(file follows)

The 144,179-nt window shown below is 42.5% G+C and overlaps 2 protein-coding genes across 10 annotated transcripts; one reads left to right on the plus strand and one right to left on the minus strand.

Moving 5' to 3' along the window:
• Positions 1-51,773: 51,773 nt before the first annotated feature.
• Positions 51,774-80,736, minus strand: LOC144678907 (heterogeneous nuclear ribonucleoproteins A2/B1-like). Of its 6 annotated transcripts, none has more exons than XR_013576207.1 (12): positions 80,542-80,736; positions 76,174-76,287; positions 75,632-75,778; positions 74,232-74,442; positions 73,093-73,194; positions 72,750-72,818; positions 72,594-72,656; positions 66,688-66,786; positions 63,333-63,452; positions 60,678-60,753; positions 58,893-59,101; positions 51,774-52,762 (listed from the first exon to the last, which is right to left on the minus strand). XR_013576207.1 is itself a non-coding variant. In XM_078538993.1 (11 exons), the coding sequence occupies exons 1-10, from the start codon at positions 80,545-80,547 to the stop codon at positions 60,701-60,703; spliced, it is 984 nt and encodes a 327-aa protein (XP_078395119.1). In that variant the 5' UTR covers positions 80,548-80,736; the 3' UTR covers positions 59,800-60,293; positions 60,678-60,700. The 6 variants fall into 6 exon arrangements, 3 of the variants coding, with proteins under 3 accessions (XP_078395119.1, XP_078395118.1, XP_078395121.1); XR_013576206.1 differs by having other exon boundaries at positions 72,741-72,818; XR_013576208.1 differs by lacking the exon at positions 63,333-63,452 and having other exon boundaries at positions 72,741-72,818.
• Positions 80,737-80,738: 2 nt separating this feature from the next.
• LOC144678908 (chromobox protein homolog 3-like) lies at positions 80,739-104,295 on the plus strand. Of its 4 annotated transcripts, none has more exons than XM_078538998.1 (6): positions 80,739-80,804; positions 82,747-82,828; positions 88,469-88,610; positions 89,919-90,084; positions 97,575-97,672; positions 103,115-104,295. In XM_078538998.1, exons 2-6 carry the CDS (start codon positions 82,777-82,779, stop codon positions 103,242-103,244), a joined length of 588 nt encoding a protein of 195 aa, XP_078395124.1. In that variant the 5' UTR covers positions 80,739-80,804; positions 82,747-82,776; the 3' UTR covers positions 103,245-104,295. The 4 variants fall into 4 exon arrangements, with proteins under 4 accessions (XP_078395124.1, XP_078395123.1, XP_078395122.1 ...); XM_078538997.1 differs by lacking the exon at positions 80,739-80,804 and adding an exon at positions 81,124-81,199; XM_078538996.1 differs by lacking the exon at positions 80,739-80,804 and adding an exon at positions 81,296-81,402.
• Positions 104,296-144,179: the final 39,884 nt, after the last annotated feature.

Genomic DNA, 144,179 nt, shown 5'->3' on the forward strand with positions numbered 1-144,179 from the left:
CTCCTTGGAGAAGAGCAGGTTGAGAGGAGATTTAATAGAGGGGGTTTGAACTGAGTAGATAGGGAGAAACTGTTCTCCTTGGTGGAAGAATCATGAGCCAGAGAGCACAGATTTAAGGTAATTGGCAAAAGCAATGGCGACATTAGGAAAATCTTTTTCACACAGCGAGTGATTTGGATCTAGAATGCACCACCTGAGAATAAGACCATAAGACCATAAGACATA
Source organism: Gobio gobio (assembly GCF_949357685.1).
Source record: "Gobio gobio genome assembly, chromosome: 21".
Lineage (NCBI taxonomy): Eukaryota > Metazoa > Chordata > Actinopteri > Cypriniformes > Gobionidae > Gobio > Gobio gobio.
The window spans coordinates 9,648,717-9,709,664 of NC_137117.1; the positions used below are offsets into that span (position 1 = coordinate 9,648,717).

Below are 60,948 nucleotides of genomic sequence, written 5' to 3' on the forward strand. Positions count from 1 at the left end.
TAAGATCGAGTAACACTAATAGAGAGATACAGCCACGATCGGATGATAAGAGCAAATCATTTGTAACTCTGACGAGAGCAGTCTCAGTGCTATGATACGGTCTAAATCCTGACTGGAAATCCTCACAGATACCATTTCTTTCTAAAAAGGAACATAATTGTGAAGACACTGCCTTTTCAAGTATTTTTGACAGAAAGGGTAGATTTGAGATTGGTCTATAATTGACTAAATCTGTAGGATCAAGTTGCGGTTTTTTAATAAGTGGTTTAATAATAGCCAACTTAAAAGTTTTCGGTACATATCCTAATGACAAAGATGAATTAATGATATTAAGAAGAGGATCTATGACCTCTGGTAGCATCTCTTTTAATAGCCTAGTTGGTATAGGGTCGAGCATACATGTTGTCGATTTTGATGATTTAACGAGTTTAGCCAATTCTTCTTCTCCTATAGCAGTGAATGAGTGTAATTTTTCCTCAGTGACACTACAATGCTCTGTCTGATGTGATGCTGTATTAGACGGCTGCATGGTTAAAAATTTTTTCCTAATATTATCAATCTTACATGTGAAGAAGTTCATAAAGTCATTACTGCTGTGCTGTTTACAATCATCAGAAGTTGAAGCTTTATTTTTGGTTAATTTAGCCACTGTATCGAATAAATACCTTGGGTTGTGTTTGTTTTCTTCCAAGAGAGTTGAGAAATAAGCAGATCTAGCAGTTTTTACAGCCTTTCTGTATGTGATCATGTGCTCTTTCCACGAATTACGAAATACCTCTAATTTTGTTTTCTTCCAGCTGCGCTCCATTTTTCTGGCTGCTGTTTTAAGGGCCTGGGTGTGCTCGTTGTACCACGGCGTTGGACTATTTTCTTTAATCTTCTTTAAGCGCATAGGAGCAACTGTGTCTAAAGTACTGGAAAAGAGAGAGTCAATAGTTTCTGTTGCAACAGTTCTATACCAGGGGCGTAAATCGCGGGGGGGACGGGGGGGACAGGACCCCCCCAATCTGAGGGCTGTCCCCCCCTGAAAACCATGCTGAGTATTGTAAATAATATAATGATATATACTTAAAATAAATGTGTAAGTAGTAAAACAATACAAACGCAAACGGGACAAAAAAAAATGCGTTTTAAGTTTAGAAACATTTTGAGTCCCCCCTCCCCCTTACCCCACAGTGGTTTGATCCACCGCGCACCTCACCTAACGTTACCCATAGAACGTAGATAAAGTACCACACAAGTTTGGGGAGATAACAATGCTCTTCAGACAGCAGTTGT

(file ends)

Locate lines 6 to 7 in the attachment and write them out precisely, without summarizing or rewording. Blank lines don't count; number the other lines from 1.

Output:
• LOC144678908 (chromobox protein homolog 3-like) lies at positions 80,739-104,295 on the plus strand. Of its 4 annotated transcripts, none has more exons than XM_078538998.1 (6): positions 80,739-80,804; positions 82,747-82,828; positions 88,469-88,610; positions 89,919-90,084; positions 97,575-97,672; positions 103,115-104,295. In XM_078538998.1, exons 2-6 carry the CDS (start codon positions 82,777-82,779, stop codon positions 103,242-103,244), a joined length of 588 nt encoding a protein of 195 aa, XP_078395124.1. In that variant the 5' UTR covers positions 80,739-80,804; positions 82,747-82,776; the 3' UTR covers positions 103,245-104,295. The 4 variants fall into 4 exon arrangements, with proteins under 4 accessions (XP_078395124.1, XP_078395123.1, XP_078395122.1 ...); XM_078538997.1 differs by lacking the exon at positions 80,739-80,804 and adding an exon at positions 81,124-81,199; XM_078538996.1 differs by lacking the exon at positions 80,739-80,804 and adding an exon at positions 81,296-81,402.
• Positions 104,296-144,179: the final 39,884 nt, after the last annotated feature.